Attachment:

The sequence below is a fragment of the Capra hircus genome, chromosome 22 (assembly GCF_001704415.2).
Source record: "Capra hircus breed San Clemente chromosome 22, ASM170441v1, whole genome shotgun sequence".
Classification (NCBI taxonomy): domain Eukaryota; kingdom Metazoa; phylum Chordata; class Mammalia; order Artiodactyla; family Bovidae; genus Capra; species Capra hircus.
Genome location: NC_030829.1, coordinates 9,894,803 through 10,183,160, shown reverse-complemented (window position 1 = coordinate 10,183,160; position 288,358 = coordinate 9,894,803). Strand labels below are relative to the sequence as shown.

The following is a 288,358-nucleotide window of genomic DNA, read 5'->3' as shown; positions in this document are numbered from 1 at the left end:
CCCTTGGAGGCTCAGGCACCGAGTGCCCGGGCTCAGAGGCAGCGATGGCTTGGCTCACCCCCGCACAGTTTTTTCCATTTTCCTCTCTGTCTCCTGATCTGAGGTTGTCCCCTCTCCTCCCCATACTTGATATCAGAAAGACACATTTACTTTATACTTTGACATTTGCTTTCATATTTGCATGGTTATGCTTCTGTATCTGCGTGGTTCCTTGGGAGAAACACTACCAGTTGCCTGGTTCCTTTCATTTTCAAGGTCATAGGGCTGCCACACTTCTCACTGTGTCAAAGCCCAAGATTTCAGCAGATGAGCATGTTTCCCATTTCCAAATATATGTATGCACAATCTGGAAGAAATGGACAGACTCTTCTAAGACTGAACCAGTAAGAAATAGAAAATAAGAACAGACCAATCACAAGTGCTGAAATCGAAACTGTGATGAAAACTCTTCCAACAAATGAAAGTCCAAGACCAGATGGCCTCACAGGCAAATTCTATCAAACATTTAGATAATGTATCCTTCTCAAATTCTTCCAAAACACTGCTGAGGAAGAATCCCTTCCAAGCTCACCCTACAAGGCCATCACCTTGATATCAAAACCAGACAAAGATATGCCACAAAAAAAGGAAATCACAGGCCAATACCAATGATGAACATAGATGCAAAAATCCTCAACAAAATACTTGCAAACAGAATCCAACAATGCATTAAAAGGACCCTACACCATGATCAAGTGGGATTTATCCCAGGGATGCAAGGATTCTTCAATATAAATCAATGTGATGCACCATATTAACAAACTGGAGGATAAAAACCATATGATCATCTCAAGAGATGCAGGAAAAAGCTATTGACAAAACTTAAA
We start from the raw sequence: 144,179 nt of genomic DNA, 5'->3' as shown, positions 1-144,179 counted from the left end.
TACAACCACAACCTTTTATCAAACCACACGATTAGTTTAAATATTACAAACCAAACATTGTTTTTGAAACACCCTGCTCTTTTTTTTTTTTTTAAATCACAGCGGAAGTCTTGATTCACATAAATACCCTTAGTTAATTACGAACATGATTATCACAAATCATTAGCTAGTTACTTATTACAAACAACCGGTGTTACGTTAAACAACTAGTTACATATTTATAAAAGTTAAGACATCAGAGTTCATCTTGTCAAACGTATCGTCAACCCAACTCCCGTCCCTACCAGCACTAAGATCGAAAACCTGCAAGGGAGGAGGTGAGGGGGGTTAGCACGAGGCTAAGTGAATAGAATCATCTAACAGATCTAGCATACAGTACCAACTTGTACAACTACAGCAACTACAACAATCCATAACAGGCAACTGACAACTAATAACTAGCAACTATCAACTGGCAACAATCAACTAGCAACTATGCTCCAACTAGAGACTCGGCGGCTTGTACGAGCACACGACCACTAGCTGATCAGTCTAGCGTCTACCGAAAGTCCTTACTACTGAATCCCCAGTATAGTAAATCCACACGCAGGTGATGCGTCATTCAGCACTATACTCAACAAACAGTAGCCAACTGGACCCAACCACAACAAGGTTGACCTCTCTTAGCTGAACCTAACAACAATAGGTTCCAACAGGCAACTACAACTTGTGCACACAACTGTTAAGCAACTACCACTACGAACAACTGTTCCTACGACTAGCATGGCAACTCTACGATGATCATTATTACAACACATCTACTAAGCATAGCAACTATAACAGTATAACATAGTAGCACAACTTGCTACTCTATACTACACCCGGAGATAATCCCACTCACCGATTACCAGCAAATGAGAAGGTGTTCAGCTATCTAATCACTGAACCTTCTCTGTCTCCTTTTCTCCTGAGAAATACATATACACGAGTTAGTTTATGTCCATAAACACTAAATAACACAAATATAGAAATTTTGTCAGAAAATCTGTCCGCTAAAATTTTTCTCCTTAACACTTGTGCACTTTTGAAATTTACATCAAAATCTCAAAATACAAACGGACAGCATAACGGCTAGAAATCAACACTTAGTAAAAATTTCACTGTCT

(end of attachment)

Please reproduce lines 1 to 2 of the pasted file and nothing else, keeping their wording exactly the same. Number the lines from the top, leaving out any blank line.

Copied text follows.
The sequence below is a fragment of the Capra hircus genome, chromosome 22 (assembly GCF_001704415.2).
Source record: "Capra hircus breed San Clemente chromosome 22, ASM170441v1, whole genome shotgun sequence".